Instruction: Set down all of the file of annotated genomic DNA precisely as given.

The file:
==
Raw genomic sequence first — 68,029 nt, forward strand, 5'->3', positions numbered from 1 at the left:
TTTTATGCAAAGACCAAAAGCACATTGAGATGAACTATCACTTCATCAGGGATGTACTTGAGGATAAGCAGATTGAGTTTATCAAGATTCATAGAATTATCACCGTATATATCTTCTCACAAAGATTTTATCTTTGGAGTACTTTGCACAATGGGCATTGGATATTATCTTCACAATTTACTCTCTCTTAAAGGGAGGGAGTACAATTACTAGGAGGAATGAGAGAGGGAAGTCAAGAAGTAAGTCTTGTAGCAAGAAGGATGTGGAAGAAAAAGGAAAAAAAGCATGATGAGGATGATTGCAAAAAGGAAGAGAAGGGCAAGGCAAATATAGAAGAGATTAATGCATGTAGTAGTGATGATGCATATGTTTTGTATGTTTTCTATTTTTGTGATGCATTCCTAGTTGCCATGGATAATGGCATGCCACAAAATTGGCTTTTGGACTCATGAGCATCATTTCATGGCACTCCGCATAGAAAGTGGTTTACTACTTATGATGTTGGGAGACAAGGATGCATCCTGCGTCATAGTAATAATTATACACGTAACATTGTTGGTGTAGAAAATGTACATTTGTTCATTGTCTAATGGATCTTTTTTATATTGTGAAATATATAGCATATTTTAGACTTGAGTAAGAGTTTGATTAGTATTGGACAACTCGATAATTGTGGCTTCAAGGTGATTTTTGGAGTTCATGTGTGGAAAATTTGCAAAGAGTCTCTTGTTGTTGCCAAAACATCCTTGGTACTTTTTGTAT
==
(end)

Raw genomic sequence first — 68,029 nt, forward strand, 5'->3', positions numbered from 1 at the left:
TTTTATGCAAAGACCAAAAGCACATTGAGATGAACTATCACTTCATCAGGGATGTACTTGAGGATAAGCAGATTGAGTTTATCAAGATTCATAGAATTATCACCGTATATATCTTCTCACAAAGATTTTATCTTTGGAGTACTTTGCACAATGGGCATTGGATATTATCTTCACAATTTACTCTCTCTTAAAGGGAGGGAGTACAATTACTAGGAGGAATGAGAGAGGGAAGTCAAGAAGTAAGTCTTGTAGCAAGAAGGATGTGGAAGAAAAAGGAAAAAAAGCATGATGAGGATGATTGCAAAAAGGAAGAGAAGGGCAAGGCAAATATAGAAGAGATTAATGCATGTAGTAGTGATGATGCATATGTTTTGTATGTTTTCTATTTTTGTGATGCATTCCTAGTTGCCATGGATAATGGCATGCCACAAAATTGGCTTTTGGACTCATGAGCATCATTTCATGGCACTCCGCATAGAAAGTGGTTTACTACTTATGATGTTGGGAGACAAGGATGCATCCTGCGTCATAGTAATAATTATACACGTAACATTGTTGGTGTAGAAAATGTACATTTGTTCATTGTCTAATGGATCTTTTTTATATTGTGAAATATATAGCATATTTTAGACTTGAGTAAGAGTTTGATTAGTATTGGACAACTCGATAATTGTGGCTTCAAGGTGATTTTTGGAGTTCATGTGTGGAAAATTTGCAAAGAGTCTCTTGTTGTTGCCAAAACATCCTTGGTACTTTTTGTAT